SHARECOMMENTMORE

By Alex Fees

ST. LOUIS COUNTY (KSDK) - On Friday St. Louis County police said they have seen security video from major retailers in other states showing people making charges involving some of the credit card numbers recently stolen from the St. Louis area.

Detective A.J. Soll is an identity theft investigator.

"I've already watched video of people's card numbers being used. And those cards are being used in Florida, Texas, California, the Carolinas, New York, Maryland; there's no particular state, one more than the other, right now. I watched video from a major retailer in South Carolina of two males using a card number of a person who lives here. And the card is in their possession here. So those are the end-users. There are a lot of steps between your card number being used in St. Louis and your card number being used to make a purchase in Maryland, for instance," said Soll.

Soll said it's relatively easy for investigators to get the video because the fraudulent transaction is recorded on the victim's credit card statement.

"Well, as long as it's a major retailer we can get that surveillance video and see who the end-user was," he added. "The hard part is getting the middle. We know who the victim is and we can see the end-user use the card; the middle, that's the big question."

Soll said those end users are also committing a crime; likely identify theft or fraudulent use of a credit device. Tracking them down, however, requires coordination with many different law enforcement agencies around the country, and due to the number of cases that may be prohibitive.

"Let's take a card that was used in Baltimore, Maryland. We would have to send that video to a local agency there and try to figure out who it is using software or bulletins. 'Does anybody know who this guy is?' We get those all the time here from other areas. We get them e-mailed to us daily," said Soll.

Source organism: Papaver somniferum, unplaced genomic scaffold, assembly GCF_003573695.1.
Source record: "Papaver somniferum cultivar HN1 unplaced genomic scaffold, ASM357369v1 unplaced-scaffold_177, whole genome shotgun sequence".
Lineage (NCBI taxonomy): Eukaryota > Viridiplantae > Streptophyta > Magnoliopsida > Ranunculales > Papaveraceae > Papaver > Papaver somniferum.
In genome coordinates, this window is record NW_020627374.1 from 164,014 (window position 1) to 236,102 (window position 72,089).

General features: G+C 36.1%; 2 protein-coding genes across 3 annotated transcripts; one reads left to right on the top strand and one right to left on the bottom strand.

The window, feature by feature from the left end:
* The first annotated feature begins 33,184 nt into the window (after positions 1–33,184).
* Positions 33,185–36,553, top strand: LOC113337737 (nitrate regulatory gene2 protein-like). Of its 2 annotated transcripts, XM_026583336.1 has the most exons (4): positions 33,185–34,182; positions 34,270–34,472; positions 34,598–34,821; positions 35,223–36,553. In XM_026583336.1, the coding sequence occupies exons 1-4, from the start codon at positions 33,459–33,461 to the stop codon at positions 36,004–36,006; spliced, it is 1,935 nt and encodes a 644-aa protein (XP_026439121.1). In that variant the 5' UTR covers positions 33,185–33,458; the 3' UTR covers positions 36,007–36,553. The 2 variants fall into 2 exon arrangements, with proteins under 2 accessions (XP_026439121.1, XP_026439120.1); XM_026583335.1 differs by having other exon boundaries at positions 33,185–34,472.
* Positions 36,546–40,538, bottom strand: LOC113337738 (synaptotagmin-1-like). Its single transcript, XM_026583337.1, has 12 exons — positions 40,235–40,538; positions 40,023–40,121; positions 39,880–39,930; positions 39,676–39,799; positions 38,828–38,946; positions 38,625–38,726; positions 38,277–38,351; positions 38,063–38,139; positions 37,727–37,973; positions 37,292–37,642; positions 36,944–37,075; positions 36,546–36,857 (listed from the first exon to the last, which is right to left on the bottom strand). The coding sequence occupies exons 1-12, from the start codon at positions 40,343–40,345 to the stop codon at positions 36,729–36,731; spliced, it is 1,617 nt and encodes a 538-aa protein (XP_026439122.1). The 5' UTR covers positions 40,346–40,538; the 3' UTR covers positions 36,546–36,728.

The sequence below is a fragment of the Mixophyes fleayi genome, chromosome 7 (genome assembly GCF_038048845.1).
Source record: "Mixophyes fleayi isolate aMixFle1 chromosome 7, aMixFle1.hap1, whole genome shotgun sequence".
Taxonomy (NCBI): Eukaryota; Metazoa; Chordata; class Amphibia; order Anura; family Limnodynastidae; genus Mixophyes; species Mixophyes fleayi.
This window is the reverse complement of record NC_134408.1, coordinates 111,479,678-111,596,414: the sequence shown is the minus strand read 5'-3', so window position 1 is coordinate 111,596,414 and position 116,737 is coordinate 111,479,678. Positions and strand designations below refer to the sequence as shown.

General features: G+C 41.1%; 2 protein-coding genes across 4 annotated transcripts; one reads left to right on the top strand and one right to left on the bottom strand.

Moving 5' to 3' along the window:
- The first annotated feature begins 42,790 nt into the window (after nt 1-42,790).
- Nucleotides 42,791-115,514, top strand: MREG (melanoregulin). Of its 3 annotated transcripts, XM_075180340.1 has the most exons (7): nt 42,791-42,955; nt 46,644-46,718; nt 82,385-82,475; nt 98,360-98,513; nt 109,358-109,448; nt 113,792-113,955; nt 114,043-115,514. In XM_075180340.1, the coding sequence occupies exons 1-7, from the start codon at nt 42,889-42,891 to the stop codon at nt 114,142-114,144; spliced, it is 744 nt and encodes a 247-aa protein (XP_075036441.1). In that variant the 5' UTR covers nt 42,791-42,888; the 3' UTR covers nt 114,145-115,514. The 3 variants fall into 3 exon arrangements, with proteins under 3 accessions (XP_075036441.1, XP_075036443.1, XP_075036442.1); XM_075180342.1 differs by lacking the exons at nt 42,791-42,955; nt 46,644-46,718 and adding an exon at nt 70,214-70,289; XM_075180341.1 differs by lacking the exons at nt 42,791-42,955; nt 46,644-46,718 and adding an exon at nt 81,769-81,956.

He gave an example.

"'This is a picture of a guy using a credit card in your area, the victim's in Texas. Has anybody investigated this guy before?" said Soll.

Soll also said the victims may not be limited to Schnucks shoppers.

"We don't know that for certain, either," he said. "It's too early to say that. I have a spread sheet going right now just looking at one precinct of where they've shopped. And people shop in lots of places, and if 100 people who all live in a close geographical area they've all shopped at very similar places. you would assume they all shop at the same retailers, or similar retailers. So, it's early."

So the stolen credit card cases are not unique to Schnucks?

"I can't say for certain either way," said Soll.

He said investigators are documenting cases from all seven precincts in St. Louis County.

"We're probably approaching 100 documented reports now. Those are just the ones that have been forwarded to me so far. They are trickling in as officers write them and as they get approved, etc. So I have no reason to think the numbers won't continue to go up."

Soll said if you check your credit card statement and discover you've been victimized, contact the police. But make sure you're contacting the right agency.

"Go to the police precinct or department that serves your home, or from your home call the police department and say, 'My identity's been stolen. I'd like an officer to come out and take a report.' And they'll dispatch an officer to your house," he said.

Detective Soll said this latest case of credit card fraud is following a predictable pattern.

"The pattern we're seeing is there's a test transaction," he said. "We're here, and the test transaction is in a state far away. It's a test at a local fast food place, convenience store, gas station, and once that goes through for $5, $10, $30, then we're seeing high-dollar amounts at mass retailers like Walgreens, Family Dollar, Dollar General, Target. Large stores; places that are all over the country, Lowe's, Home Depot, and those are often for gift card purchases. Once that stored value card is loaded for $100, or that Visa that can be used anywhere, they're really, really difficult to trace back to how and where they got loaded," said Soll.